Pennsylvania has revolutionized its wine market over the past two years, thanks to legislation in 2016 that opened up direct shipping and expanded retail wine sales beyond state-owned stores to allow sales by other retailers.
Wine volume in the six control state markets that are the sole wine wholesalers in their territories— Pennsylvania, New Hampshire, Utah, Mississippi, Wyoming, and Montgomery County, Maryland—increased by about 2% last year to 18.85 million 9-liter cases, according to the National Alcohol Beverage Control Association(NABCA) and Impact Databank. The growth rate of these markets kept pace with national trends.
Pennsylvania has revolutionized its wine market over the past two years, thanks to legislation in 2016 that opened up direct shipping and expanded retail wine sales beyond state-owned stores to allow sales by other retailers. Permitting direct shipping of wine has led to a growth in sales: Last year was the first full calendar year for direct shipping, and Pennsylvania Liquor Control Board (PLCB) chairman Tim Holden estimated it at $50 million, or about 5% of the total Pennsylvania wine market.
As of March 2018, Pennsylvania had 978 licensed direct wine shippers. Residents can receive up to 36 cases of wine annually for personal use if the cases are shipped by a PLCB-licensed wine producer. “As we cede some wine sales to other players, we’re presented with the opportunity to re-examine our portfolios and optimize the breadth of our wine selection,” Holden says.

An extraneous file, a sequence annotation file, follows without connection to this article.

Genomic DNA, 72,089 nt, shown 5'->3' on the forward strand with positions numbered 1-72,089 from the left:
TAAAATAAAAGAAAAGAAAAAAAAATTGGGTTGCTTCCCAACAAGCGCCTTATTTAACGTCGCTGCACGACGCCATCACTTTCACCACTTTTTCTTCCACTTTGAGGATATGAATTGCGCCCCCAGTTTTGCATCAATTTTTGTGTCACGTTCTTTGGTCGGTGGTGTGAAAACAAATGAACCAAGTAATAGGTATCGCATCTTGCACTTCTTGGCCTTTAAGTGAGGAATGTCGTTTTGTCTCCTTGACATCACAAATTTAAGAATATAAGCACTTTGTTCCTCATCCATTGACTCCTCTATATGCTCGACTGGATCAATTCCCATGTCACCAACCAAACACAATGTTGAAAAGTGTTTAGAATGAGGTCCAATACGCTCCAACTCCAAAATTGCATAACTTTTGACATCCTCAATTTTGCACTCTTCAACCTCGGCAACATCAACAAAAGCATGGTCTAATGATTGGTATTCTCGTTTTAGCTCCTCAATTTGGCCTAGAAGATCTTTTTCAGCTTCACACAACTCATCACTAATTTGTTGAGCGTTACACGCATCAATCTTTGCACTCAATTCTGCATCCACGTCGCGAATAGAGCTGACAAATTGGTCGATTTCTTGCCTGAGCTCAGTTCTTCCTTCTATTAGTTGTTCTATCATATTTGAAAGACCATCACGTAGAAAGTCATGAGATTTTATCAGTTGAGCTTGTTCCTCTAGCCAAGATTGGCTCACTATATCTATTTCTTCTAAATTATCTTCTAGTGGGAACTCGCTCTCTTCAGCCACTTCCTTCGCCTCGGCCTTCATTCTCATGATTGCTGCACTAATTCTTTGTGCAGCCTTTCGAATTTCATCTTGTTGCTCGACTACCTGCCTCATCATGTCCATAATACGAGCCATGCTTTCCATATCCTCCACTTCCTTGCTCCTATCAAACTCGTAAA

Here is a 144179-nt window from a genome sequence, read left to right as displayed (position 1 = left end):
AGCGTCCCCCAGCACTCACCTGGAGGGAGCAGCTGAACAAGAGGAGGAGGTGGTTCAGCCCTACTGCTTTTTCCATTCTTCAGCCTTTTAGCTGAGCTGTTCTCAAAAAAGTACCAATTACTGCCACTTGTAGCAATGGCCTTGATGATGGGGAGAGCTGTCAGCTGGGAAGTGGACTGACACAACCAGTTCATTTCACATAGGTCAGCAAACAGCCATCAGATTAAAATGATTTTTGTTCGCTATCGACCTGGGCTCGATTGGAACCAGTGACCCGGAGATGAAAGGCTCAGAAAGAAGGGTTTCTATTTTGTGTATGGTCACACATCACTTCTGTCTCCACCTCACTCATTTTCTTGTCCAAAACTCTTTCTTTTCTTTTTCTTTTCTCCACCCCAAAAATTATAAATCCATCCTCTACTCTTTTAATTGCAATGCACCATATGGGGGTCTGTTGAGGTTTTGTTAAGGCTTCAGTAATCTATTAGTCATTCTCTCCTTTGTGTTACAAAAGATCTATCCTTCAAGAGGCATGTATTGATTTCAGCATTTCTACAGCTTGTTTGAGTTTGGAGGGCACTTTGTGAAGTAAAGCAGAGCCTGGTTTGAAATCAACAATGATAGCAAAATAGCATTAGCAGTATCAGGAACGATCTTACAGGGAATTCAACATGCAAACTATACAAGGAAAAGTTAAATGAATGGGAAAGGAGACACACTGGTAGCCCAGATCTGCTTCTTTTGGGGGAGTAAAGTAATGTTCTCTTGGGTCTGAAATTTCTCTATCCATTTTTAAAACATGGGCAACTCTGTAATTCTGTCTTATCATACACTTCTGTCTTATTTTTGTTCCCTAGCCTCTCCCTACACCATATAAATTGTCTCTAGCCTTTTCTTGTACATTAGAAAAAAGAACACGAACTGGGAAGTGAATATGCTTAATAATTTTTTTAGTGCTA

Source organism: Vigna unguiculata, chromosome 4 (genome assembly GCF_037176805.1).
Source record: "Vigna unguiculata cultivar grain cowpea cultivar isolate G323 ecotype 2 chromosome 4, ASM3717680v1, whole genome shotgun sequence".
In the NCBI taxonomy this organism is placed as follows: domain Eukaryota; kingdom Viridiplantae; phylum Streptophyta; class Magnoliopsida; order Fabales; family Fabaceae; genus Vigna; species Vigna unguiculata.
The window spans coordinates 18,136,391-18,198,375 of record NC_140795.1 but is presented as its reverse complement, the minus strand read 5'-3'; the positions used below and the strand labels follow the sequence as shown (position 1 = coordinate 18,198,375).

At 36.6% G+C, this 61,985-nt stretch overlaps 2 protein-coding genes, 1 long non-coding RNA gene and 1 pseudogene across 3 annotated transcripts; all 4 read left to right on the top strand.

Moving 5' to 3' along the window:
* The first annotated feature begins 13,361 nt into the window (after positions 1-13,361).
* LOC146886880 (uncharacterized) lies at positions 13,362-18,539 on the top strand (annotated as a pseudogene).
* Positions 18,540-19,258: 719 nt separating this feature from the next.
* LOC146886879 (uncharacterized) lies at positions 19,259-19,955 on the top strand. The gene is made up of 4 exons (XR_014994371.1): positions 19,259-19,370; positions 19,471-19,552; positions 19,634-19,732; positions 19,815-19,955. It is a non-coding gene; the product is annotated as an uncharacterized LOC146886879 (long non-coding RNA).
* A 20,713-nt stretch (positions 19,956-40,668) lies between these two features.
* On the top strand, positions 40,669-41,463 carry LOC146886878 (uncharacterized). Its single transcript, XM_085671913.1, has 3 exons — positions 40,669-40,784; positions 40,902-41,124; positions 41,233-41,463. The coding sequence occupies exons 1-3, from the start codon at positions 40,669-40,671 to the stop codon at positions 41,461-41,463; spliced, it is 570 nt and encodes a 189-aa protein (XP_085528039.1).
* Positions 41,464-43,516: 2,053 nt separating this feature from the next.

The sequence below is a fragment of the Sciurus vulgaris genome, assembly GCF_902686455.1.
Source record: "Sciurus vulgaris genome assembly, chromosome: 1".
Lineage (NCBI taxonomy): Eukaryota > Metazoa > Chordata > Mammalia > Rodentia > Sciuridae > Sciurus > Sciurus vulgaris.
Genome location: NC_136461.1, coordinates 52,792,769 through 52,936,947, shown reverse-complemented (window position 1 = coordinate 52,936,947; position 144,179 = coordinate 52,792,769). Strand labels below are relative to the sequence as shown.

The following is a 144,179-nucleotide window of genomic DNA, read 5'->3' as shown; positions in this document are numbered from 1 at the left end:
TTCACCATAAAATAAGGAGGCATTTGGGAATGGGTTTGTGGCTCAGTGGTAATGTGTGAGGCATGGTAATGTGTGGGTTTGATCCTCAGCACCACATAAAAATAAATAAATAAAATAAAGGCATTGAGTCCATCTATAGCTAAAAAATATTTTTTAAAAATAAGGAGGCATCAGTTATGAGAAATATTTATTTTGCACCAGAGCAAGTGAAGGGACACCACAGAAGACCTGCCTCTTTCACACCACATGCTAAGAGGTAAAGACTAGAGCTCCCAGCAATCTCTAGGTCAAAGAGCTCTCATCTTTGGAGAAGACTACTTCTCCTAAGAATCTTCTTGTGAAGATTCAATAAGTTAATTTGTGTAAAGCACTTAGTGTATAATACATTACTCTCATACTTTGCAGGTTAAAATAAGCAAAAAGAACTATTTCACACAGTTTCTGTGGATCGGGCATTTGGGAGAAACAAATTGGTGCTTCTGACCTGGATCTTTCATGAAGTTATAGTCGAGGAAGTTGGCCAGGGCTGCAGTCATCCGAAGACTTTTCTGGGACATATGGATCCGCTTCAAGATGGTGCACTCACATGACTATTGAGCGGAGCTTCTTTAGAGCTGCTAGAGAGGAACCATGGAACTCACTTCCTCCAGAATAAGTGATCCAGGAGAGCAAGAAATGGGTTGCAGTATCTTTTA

Expanded retail wine sales allow licensees to sell up to three liters of wine per transaction. In March, there were 626 licensees with expanded permits, including about 270 grocery accounts, 140 restaurants, and 115 convenience stores, with the rest held by bottle shops and hotels. The number of licensees has more than tripled since last year, when it was at 190, and there’s no limit on the number of permits that may be issued. Taking more of an open-market stance has created a major shift in Pennsylvania’s wine business model, which may help blunt any potential future privatization efforts.
Although some market share is shifting from the PLCB’s retail establishments, the state stores still have an edge. “Our Fine Wine & Good Spirits stores are distinguished from competitors by our broad selection of wine and knowledgeable staff, who help consumers learn about wine and make selection and pairing decisions,” Holden says.
In Pennsylvania, the country’s largest wine control state, wine sales grew 2.95% in 2017 to slightly more than $1 billion on a 1.9% volume increase to 11.7 million cases. “We offer thousands of different brands and tens of thousands of SKUs in our listed, luxury, and special-order portfolios,” Holden says. “In 2017, we sold more than 7,700 wine brands and nearly 36,000 different wine items.”
Rosé offerings, 3-liter wine boxes, Cabernet Sauvignon, sparklers, and canned wine have all contributed to growth. Rosé dollar sales grew more than 20% last year on a volume gain of 18.8%. Dry rosé is becoming such a popular item that the PLCB has added a separate section for the wines on store shelves. Leading rosé wine brands in Pennsylvania include Barefoot Pink Moscato ($8 a 750-ml.), Beringer Main and Vine White Zinfandel ($9), 2016 Château d’Esclans Whispering Angel Côtes de Provence Rosé ($22), and Sutter Home White Zinfandel ($8).
Appetite For Wine
Other control states like New Hampshire are experiencing similar trends for dry rosés, high-end reds, and sparkling wines.